The discovery of the world’s oldest photographic lab
The recent discovery of Fortuné-Joseph Petiot-Groffier’s lab reveals another side of this exceptional personality, to whom the inhabitants of Chalon owed quite many a thing during his lifetime.
It had been hidden away for decades, when all of a sudden, it is caught by the bright limelight: the recent discovery of Fortuné-Joseph Petiot-Groffier’s lab, situated in a house close to Chalon, shows yet another side of an exceptional life, which lasted from 1788 to 1855.
Fortuné-Joseph Petiot was born in the time of the French Revolution – some months before the major events – on September 16th, 1788. The boy, who had two sisters and a brother, could not help being immersed in public affairs from his youngest age onwards, since his father, Jean-Baptiste-Joseph, had a long political career of his own: deputy of the Third Estate in the Estates-General in 1789, being involved in the major parts of the revolutionary events, he became a judge under Napoleon, presided the civil court at Chalon, and eventually was elected councilman during the Restoration.
During the time of the Restoration, Fortuné-Joseph Petiot himself – young lawyer, and husband to Olympe Groffier (since 1818) – began his own political career, among a group of young liberals who managed to challenge the Bourbons, who were back on the French throne. Group members included Moyne, Petiot’s brother in law, as well as Emiland Menand. With the Fall of the Restoration in 1830, Fortuné-Joseph Petiot-Groffier became an important representative of the new regime, both as the mayor of Chalon-sur-Saône (1832-1835) and as a member of parliament under Louis-Philippe, on the benches of the so-called “Juste milieu” (i.e. parliamentary representation of the middle classes).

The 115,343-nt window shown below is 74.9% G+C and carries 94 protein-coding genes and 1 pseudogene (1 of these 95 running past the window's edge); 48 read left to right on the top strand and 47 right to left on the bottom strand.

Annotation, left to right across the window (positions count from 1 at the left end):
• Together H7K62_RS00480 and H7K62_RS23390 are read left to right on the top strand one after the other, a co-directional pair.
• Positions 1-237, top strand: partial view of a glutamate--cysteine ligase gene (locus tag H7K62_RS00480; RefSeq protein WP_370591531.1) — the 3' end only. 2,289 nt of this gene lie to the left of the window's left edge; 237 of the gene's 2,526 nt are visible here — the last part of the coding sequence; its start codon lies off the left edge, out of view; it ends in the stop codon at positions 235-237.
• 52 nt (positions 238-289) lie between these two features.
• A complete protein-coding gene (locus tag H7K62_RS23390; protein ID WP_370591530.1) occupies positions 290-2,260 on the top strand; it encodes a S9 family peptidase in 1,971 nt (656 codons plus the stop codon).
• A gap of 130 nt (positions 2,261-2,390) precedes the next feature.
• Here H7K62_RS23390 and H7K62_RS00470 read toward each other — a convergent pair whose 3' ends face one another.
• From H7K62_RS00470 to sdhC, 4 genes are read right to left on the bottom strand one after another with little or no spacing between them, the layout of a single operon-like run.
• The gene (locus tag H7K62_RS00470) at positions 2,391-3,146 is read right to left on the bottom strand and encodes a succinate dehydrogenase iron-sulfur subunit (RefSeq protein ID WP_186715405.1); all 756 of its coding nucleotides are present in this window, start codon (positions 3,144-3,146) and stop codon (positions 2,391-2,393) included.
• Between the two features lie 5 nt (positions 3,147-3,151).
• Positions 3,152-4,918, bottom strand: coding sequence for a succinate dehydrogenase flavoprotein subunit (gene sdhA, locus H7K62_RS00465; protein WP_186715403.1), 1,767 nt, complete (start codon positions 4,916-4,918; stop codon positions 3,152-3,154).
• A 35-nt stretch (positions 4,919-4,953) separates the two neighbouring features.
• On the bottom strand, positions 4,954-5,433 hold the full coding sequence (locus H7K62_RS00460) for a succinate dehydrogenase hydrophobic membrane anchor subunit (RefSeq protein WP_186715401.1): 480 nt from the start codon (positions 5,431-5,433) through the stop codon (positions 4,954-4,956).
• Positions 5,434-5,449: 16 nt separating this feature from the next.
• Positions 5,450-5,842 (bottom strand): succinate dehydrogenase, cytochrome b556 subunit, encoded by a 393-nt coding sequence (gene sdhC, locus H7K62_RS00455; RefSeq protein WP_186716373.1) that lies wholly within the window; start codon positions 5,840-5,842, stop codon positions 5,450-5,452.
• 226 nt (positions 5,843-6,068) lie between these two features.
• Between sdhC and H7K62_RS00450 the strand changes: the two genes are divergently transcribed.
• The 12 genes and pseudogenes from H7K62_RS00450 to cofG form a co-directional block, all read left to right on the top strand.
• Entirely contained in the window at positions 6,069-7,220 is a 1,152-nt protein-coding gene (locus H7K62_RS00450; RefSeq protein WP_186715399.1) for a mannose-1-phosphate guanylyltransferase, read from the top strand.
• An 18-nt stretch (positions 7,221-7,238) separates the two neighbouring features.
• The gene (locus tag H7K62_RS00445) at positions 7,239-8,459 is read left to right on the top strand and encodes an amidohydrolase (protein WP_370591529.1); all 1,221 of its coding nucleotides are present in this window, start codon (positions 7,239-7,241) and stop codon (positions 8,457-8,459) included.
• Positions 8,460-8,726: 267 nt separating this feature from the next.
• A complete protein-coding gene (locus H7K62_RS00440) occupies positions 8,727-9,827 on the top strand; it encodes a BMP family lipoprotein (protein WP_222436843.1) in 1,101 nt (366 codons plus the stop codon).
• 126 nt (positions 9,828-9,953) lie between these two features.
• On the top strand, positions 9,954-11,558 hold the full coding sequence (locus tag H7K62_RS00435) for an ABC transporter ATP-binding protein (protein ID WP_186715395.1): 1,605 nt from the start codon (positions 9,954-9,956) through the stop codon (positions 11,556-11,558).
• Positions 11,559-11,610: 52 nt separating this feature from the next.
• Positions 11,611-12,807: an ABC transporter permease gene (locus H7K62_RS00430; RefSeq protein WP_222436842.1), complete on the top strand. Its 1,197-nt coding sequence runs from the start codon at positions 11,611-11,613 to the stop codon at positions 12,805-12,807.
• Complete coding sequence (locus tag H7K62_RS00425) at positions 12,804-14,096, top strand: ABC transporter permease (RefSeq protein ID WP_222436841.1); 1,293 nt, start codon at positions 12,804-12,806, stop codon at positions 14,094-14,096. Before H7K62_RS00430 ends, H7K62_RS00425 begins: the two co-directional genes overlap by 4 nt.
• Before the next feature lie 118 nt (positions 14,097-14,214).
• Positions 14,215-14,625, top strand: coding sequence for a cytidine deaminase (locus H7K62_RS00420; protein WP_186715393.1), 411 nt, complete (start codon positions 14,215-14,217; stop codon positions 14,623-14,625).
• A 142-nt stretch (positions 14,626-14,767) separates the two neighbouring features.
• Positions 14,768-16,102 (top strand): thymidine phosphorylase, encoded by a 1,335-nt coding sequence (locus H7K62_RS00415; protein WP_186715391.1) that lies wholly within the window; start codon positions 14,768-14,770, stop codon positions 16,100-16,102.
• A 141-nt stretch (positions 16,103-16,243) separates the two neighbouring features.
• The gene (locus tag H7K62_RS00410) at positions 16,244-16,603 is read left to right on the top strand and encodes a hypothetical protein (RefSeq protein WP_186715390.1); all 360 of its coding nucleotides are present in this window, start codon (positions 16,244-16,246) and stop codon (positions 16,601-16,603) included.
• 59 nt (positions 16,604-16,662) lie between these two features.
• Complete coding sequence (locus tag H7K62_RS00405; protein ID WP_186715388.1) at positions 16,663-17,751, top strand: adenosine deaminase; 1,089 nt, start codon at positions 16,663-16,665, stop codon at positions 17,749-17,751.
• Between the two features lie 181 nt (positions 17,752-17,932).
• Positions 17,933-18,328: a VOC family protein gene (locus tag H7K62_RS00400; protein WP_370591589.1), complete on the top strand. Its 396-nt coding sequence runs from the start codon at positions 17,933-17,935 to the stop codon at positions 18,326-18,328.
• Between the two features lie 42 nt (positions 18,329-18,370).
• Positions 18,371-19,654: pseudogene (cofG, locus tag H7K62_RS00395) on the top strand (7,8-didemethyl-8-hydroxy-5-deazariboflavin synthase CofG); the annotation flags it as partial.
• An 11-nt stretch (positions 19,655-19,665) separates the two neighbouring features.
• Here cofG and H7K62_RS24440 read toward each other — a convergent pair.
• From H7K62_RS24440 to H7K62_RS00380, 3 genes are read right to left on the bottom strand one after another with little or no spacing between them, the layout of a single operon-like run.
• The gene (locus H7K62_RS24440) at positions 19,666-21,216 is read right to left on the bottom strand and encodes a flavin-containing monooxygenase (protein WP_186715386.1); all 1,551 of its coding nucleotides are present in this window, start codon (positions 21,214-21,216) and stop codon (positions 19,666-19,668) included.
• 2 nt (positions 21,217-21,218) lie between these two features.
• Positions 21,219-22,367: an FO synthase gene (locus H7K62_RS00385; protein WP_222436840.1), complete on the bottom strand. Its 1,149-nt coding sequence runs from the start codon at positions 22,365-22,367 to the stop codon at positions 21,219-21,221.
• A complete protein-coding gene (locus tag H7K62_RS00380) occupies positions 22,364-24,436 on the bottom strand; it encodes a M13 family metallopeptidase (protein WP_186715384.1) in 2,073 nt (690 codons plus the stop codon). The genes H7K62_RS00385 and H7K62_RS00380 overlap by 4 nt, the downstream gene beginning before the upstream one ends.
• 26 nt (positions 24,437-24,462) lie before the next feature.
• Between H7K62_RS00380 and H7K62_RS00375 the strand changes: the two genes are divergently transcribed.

To his political life can be added a particular talent for business affairs: a child of the thriving industrial era, Petiot-Groffier was equally the founder of numerous enterprises. After the establishment of the steam mill at Saint-Cosme in 1823, the sugar refinery of the Alouettes – which he co-founded in 1836 at Châtenoy-le-Royal – became one of his most famous undertakings, specializing in the fabrication of domestic sugar on the basis of sugar beet.
As if this was not enough, Petiot-Groffier shortly before had succeeded in yet another domain, by introducing to Burgundy the so-called method of the “champagnization” of wines. The Petiot-Groffiers, who owned major vineyards in Rully and Mercurey, thus aimed at transforming their white wines into sparkling wines, with the help of specialists from Champagne, whom they contacted in 1822. One of them, François-Bazile Hubert, even joined them in Chalon: the first attempts at Rully achieved an almost immediate success, the Burgundian sparkling wine was born.
Among all of his numerous activities, Fortuné-Joseph Petiot-Groffier also had a precious hobby: photography. Had he known Nicéphore Niépce? It is highly probable that the two men had met, as Niépce (although he already died in 1833) was his contemporary. Was it because of their potential acquaintanceship that the industrial entrepreneur developed a need to fix images on paper? We do not know. What we know for sure, however, is that Petiot-Groffier was fairly well-known in Chalon for his skills of taking pictures.
Thus, it is no surprise that – in 1853 – he was contacted by the newly-founded Société d’Histoire et d’Archéologie to take some “general viewpoints” of the hospital at Chalon, whose nave was to be demolished, “so that the building – highly appreciated by the inhabitants of Chalon for centuries – would be preserved for our descendants” (cf. the photo on this site).
The word “photography” was not yet in use. For us – these days – these “general viewpoints” have turned into nothing less than some of the earliest photographs of the Chalon of 1853 – Petiot-Groffier’s dignified heritage to posterity.